• Scottish Oriental increased its overall exposure to India. Seven new stocks were purchased – courier company Blue Dart Express; cancer treatment specialist Healthcare Global Enterprises; HeidelbergCement India; Domino’s Pizza franchise holder Jubilant Foodworks; Mahindra CIE which predominantly manufactures auto components; consumer goods company Jyothy Laboratories; and department store operator Shoppers Stop. Six companies were sold from the portfolio. Three of these were sold on expensive valuations – city gas supplier Mahanagar Gas; consumer goods company Marico; and conglomerate Tube Investments. Information Technology outsourcers Hexaware Technologies and Tata Consultancy Services were sold on a dull growth outlook and branded tea producer Tata Global Beverages was sold following a boardroom coup at its parent, which, in their opinion, made the likelihood of management turning the business around less likely.
  • Scottish Oriental made its first ever investment in Pakistan during the year in auto assembler and retailer Indus Motors.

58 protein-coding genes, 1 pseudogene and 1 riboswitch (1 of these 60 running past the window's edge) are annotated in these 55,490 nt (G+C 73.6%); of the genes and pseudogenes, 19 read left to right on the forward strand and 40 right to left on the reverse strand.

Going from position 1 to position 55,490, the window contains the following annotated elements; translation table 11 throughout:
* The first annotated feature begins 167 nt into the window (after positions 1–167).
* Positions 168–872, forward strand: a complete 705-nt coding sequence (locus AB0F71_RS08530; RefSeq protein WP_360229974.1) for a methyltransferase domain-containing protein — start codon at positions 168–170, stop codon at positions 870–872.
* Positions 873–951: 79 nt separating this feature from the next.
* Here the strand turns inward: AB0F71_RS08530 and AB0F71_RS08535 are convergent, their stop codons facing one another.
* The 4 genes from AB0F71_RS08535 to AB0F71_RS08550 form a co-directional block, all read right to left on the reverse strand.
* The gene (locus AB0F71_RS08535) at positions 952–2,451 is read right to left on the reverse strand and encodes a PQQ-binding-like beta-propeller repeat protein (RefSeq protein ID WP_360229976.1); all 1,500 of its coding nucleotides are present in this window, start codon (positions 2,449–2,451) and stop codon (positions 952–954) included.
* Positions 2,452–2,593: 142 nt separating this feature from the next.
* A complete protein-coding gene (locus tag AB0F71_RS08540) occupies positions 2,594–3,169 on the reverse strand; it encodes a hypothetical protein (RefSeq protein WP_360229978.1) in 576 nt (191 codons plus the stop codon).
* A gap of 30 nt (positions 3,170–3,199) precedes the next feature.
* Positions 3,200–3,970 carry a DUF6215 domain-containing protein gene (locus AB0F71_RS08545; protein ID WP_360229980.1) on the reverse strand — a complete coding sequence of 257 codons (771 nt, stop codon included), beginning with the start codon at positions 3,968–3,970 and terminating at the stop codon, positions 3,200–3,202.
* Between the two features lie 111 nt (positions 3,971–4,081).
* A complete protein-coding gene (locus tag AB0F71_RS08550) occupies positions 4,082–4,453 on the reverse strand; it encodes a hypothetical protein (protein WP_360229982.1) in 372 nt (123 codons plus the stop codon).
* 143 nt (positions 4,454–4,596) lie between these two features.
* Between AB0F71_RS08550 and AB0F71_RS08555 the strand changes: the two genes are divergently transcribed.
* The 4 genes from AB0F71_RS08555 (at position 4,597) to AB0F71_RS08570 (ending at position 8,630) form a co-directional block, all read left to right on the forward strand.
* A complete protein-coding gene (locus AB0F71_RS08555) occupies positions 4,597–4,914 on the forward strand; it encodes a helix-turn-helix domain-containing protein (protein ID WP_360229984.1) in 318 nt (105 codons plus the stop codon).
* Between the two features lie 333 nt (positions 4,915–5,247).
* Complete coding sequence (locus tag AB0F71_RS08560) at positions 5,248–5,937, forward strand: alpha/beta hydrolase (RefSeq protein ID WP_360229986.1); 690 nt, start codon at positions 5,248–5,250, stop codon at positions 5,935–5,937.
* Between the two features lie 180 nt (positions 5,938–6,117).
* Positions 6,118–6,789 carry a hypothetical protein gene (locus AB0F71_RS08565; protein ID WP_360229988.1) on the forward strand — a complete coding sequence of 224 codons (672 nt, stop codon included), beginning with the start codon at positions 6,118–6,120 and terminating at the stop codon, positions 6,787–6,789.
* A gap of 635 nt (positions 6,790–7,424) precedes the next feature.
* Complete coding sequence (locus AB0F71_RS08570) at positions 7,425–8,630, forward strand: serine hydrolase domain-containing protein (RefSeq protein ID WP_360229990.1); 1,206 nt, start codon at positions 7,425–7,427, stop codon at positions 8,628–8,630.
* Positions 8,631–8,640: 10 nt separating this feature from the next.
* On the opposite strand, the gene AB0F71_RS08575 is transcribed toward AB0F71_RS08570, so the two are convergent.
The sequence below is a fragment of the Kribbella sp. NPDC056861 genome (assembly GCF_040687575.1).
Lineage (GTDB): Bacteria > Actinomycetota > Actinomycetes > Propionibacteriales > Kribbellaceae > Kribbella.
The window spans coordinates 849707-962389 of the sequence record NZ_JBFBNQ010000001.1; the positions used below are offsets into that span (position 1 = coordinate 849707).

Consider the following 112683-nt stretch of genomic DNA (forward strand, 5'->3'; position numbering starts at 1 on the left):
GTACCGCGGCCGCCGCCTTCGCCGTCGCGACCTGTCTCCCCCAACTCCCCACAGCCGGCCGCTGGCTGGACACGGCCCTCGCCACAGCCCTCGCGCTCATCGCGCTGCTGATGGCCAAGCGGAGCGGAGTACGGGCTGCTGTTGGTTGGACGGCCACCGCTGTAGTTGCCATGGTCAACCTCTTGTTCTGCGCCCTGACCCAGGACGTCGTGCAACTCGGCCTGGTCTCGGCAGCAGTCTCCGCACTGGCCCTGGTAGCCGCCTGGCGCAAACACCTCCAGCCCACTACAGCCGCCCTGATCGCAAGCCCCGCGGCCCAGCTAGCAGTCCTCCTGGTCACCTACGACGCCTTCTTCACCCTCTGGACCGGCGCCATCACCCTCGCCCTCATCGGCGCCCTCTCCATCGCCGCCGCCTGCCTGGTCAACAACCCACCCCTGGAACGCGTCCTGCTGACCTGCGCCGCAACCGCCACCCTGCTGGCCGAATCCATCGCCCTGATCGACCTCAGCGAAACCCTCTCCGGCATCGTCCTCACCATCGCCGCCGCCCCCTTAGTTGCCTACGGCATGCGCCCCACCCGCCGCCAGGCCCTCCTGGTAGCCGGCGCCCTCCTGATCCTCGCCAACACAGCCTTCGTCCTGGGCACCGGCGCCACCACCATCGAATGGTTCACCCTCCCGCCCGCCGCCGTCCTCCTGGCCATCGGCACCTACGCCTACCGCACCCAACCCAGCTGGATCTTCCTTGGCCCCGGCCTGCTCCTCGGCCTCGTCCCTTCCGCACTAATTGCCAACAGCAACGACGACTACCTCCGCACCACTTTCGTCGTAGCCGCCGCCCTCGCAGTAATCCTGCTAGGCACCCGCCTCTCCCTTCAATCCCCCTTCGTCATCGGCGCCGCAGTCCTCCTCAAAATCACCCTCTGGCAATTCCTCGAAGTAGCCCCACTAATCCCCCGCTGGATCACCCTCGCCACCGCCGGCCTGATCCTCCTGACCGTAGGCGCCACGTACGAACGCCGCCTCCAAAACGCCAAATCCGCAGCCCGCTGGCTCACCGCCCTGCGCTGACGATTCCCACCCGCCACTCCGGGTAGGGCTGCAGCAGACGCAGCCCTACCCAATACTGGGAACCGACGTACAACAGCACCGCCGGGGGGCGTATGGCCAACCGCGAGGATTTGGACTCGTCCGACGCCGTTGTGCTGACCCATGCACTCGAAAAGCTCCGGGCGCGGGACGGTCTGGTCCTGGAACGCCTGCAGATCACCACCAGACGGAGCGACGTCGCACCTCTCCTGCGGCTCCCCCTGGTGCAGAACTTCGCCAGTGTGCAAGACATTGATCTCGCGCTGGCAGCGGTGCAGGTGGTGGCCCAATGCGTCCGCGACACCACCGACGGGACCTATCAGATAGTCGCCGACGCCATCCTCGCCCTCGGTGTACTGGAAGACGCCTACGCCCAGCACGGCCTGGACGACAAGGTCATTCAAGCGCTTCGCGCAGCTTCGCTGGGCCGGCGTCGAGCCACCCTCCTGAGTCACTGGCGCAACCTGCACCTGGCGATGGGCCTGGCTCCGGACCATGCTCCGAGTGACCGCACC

• They increased exposure to Sri Lanka by purchasing conglomerate John Keells Holdings.
  • Scottish Oriental’s South Korean weighting was relatively unchanged over the year. Existing holdings were trimmed and two new holdings were added. Leeno Industrial is a producer of pins and sockets used in testing printed circuit boards and integrated circuits; and Vieworks is a provider of x-ray imaging technology.

Top performing and worst performing stocks included:

On the plus side – Blue Star in India which added 1.4%; Godrej Industries in India which added 1.4%; Pacific Basin Shipping in Hong Kong which added 1.3%; Godrej Properties in India which added 1.0%; and Jubilant Foodworks  in India which added 1.0%.